Study reveals the origin of high-latitude auroras

Posted by ap507 at Dec 19, 2014 10:20 AM |
University of Leicester research helps solve space mystery
Study reveals the origin of high-latitude auroras

Credit: ESA; Labelled diagram of magnetosphere and spacecraft.

Auroras are the most visible manifestation of the Sun’s effect on Earth, but many aspects of these spectacular displays are still poorly understood. Thanks to ESA’s Cluster and NASA’s IMAGE satellites working together, a particular type of very high-latitude aurora has now been explained.

Although separated by some 150 million kilometres, the Sun and Earth are connected by the solar wind. This stream of plasma – electrically charged atomic particles – is launched by the Sun and travels across the Solar System, carrying its own magnetic field with it.

Depending on how this ‘interplanetary magnetic field’ is aligned with Earth’s magnetic field when it arrives, there can be various results.

At the point where the two fields meet, Earth’s magnetic field points north. If the interplanetary field is pointing south, then ‘magnetic reconnection’ can occur, where magnetic field lines pointing in opposite directions spontaneously break and reconnect with other nearby field lines.

But when the interplanetary magnetic field points northward, auroras can occur at even higher latitudes. One type is known as a ‘theta aurora’ because seen from above it looks like the Greek letter theta – an oval with a line crossing through the centre.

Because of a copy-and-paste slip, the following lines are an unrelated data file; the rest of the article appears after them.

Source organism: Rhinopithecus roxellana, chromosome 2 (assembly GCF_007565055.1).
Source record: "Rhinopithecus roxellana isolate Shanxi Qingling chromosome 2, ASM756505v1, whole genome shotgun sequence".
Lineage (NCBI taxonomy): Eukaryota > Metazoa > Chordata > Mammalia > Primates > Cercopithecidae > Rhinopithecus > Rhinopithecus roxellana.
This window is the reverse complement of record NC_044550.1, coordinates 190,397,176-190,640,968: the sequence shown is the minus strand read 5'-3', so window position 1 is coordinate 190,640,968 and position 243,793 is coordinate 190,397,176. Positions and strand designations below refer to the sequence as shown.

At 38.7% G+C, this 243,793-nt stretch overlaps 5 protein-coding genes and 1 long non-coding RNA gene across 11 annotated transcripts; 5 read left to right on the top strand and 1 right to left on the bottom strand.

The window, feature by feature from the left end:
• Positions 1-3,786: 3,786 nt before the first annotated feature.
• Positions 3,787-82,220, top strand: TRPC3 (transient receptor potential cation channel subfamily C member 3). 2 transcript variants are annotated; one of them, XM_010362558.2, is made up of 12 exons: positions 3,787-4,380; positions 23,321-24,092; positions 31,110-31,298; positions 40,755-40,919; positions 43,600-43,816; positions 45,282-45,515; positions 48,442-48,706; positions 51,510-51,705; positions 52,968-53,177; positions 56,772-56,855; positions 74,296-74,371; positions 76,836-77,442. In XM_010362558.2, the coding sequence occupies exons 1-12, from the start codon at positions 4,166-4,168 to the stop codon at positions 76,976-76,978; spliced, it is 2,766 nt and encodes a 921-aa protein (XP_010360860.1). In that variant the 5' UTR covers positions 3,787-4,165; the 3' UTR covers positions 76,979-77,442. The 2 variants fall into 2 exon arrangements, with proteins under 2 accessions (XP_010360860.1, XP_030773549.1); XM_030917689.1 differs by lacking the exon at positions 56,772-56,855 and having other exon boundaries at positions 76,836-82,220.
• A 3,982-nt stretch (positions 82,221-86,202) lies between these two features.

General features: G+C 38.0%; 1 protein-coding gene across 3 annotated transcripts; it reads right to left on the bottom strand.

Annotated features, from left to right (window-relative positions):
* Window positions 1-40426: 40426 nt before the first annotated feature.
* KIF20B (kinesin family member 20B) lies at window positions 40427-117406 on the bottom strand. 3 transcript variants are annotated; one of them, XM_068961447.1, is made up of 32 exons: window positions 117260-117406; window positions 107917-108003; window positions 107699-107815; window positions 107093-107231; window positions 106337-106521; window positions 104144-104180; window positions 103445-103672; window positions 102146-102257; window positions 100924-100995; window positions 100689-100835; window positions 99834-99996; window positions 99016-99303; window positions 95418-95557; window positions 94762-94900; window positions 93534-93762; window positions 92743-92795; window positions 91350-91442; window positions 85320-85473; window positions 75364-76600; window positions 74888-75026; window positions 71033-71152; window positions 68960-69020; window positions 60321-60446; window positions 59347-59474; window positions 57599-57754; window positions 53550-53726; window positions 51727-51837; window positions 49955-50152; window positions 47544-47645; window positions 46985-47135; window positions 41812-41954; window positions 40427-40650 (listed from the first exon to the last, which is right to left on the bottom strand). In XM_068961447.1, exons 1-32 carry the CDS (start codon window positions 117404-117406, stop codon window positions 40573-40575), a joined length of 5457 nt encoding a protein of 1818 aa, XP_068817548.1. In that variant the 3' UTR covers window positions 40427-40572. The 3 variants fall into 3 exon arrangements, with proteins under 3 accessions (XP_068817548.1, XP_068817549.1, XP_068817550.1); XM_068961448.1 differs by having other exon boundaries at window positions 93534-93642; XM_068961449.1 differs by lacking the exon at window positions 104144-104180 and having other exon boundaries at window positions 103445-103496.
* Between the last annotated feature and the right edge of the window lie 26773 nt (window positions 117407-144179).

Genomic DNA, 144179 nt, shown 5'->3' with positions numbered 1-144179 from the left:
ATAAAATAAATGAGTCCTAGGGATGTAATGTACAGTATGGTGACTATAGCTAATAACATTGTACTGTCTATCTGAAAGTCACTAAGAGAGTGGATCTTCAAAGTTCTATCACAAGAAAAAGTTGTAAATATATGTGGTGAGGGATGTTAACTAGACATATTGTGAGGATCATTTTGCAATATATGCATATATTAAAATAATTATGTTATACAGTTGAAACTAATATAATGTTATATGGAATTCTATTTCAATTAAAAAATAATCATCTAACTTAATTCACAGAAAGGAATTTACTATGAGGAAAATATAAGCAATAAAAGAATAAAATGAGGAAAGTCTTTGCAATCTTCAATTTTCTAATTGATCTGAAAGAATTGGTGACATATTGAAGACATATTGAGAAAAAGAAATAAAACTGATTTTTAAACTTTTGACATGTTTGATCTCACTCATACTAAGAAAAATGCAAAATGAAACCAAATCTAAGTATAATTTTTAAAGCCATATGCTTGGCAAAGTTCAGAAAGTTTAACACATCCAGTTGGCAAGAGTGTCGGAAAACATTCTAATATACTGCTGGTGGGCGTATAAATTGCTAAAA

While the genesis of the auroral oval emissions is reasonably well understood, the origin of the theta aurora was unclear until now.

“The possibilities have been debated since the first satellite observations of the phenomenon were made in the 1980s,” describes Robert Fear, formerly of the University of Leicester’s Department of Physics and Astronomy, where much of the research took place, now at the University of Southampton, and lead author of the paper reporting the results in Science this week.

“Previously it was unclear whether this hot plasma was a result of direct solar wind entry through the lobes of the magnetosphere, or if the plasma is somehow related to the plasma sheet on the night side of Earth.

“We found that the energetic plasma signatures occur on high-latitude magnetic field lines that have been ‘closed’ by the process of magnetic reconnection, which then causes the plasma to become relatively hot.

“Because the field lines are closed, the observations are incompatible with direct entry from the solar wind. By testing this and other predictions about the behaviour of the theta aurora, our observations provide strong evidence that the plasma trapping mechanism is responsible for the theta aurora.”